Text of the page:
Linda worked for a few years as an insurance agent and enjoyed it. Thank heavens when the part-time position for Director of the Etowah Arts Commission opened up, she took it. The EAC did a great job of promoting Etowah and the arts, eventually outgrowing its space. They moved to the upstairs of the L&N Depot rent-free on the condition they continue to provide public art programs. In the late 1980s, the state library & archives asked EAC to hold a “copy day” for people in the area with historic photographs. Says Linda, “We expected just a few folks, but dozens lined up with the line extending outside and down the sidewalk.” EAC realized at that point that something must be done about Etowah’s history. Linda turned to Humanities Tennessee for grant money to fund the project. The year-long community effort resulted in a book and an exhibit in the Depot. What happened during this effort was that they got really interested in their neighboring communities, such as Englewood and Ducktown that were also working on exhibits. The idea of combining tourism with history was born. Right place, right time. The other contributing factor to Tennessee Overhill’s success at this point was that Linda became aware of the fact that Heritage Tourism Initiative was looking for four pilot projects in four different states.  The only thing was that the application and all its requirements were due in two weeks’ time. The Etowah Arts Commission applied for the three counties to be one of the pilot areas and created Tennessee Overhill as a temporary branch of EAC, providing its first funding and creating an advisory council with members from McMinn, Monroe and Polk Counties.

Linda got on the phone and in the blink of an eye had people on board in three counties and got it done…and, they were selected. This meant $60,000 to $70,000 per year worth of free training.  In turn, she had to maintain an office, phone and person and had to pay for it. Three County Mayors pledged financial support, and Etowah provided free rent. Tennessee Overhill became a separate entity from EAC and was in business!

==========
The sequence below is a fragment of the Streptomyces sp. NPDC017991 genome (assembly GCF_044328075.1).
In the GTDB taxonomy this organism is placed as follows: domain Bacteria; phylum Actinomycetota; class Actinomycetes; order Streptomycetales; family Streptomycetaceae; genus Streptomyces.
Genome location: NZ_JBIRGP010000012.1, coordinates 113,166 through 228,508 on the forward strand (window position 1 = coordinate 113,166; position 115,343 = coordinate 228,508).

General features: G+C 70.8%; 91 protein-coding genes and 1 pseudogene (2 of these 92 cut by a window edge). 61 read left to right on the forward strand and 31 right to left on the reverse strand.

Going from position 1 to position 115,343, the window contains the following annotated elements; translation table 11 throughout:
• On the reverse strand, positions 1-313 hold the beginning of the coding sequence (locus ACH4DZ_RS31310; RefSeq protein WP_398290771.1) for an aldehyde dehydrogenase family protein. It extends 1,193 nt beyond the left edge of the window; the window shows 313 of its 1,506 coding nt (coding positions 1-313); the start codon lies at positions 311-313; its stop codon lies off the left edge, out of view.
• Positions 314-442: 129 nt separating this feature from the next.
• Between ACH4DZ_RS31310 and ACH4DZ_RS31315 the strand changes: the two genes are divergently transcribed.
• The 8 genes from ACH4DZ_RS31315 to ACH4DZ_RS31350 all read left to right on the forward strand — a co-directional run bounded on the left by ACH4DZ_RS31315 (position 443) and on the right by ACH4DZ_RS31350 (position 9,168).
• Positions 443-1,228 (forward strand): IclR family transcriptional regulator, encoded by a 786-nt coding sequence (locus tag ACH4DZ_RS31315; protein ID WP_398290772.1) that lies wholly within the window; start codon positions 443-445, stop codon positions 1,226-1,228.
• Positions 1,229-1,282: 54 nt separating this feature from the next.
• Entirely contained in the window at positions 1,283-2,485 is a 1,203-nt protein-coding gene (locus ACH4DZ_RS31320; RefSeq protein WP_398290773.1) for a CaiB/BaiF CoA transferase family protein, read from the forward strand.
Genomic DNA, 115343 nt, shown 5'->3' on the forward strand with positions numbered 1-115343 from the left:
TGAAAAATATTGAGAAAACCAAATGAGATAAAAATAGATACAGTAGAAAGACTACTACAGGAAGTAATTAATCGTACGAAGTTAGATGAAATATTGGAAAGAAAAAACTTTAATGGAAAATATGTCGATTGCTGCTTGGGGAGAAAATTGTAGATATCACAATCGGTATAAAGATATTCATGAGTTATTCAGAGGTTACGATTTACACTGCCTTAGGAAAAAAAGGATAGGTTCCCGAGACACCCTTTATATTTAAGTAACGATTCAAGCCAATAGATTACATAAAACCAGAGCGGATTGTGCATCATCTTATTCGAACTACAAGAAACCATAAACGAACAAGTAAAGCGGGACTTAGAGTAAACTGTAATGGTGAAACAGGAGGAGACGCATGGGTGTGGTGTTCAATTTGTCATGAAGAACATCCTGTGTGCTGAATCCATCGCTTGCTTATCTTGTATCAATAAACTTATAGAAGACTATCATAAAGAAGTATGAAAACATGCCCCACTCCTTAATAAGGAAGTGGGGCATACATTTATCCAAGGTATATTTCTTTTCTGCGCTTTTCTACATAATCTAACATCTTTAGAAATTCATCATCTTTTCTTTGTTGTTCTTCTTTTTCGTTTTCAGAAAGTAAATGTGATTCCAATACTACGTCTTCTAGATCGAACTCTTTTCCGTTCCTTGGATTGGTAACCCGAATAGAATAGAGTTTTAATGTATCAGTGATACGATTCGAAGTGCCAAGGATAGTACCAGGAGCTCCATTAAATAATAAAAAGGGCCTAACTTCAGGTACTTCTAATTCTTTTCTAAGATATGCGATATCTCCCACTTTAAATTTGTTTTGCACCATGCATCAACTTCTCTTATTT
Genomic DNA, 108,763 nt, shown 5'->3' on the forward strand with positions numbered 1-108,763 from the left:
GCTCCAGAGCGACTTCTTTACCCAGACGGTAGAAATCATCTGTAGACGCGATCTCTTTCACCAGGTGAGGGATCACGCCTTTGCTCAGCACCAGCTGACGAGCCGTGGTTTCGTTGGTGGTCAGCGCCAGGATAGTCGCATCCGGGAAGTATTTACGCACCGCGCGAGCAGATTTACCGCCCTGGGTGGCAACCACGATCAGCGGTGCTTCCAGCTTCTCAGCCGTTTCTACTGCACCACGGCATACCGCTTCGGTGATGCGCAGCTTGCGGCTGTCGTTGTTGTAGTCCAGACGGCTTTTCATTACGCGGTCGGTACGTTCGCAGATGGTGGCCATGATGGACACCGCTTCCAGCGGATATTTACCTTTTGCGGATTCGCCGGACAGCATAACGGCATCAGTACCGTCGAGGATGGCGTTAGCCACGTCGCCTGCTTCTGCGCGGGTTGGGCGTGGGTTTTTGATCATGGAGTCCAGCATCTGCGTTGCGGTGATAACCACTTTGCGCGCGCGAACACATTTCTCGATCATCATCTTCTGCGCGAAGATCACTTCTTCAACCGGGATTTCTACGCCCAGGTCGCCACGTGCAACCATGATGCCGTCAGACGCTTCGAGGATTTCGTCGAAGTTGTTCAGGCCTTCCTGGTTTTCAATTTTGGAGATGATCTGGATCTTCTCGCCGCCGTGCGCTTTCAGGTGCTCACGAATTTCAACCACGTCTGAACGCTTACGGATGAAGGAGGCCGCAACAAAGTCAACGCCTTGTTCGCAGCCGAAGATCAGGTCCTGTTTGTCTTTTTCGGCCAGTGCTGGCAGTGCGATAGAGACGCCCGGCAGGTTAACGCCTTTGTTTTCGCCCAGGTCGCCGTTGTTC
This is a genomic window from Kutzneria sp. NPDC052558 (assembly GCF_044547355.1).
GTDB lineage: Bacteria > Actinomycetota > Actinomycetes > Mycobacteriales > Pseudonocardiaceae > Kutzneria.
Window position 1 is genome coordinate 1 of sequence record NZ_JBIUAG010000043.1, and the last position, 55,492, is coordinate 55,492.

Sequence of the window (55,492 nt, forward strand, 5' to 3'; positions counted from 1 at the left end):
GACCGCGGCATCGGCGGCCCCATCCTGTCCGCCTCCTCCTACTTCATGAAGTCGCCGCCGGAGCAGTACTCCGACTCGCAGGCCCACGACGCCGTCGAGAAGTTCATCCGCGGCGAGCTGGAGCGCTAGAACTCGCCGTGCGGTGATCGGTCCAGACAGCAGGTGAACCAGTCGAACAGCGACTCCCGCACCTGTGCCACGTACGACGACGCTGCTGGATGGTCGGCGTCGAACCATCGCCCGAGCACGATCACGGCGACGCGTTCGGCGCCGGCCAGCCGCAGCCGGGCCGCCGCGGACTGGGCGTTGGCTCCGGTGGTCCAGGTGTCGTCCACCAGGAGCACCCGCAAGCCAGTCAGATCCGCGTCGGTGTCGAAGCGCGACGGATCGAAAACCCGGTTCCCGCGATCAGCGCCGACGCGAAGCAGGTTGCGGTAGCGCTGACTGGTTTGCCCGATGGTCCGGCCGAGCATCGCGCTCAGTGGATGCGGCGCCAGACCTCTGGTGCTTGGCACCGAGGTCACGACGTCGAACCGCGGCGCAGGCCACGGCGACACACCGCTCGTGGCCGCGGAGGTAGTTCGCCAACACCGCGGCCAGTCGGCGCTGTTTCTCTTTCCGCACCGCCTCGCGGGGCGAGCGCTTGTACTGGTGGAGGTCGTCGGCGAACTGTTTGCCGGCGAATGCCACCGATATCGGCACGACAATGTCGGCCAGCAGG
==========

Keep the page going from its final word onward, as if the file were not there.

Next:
The goal of the three-year pilot project was to demonstrate that it was possible to marry preservation, arts and business to develop sustainable tourism, not only for the economic impact for the region, but as a catalyst for preservation of the region’s enormous environmental assets and unique history. They are forever grateful to the Heritage Tourism Initiative for the opportunity to provide workshops on several important aspects of the huge undertaking and to have been able to learn together with people from three counties.

Linda is proud of the partnership that came together and the open-minded, creative and supportive people that have served on their board. She would be remiss in not mentioning how important the USDA Forest Service, the National Endowment for the Arts, Humanities Tennessee, Tennessee Department of Tourist Development, SouthEast Tennessee Development District and the Tennessee Arts Commission have been to the success of Tennessee Overhill. They started out with a budget of $21,000. When Linda retired in 2013, their budget was $300,000, and the Overhill owned 47 miles of railroad that is home to annual train excursions. 

Linda retired to pursue the arts she enjoys, such as painting and printmaking. However, much of the time her easel, paints and brushes sit idle in the glassed-in porch Jim remodeled for her studio. Too many organizations know of her ability to find and successfully apply for grants. There will be time for painting later. Maybe.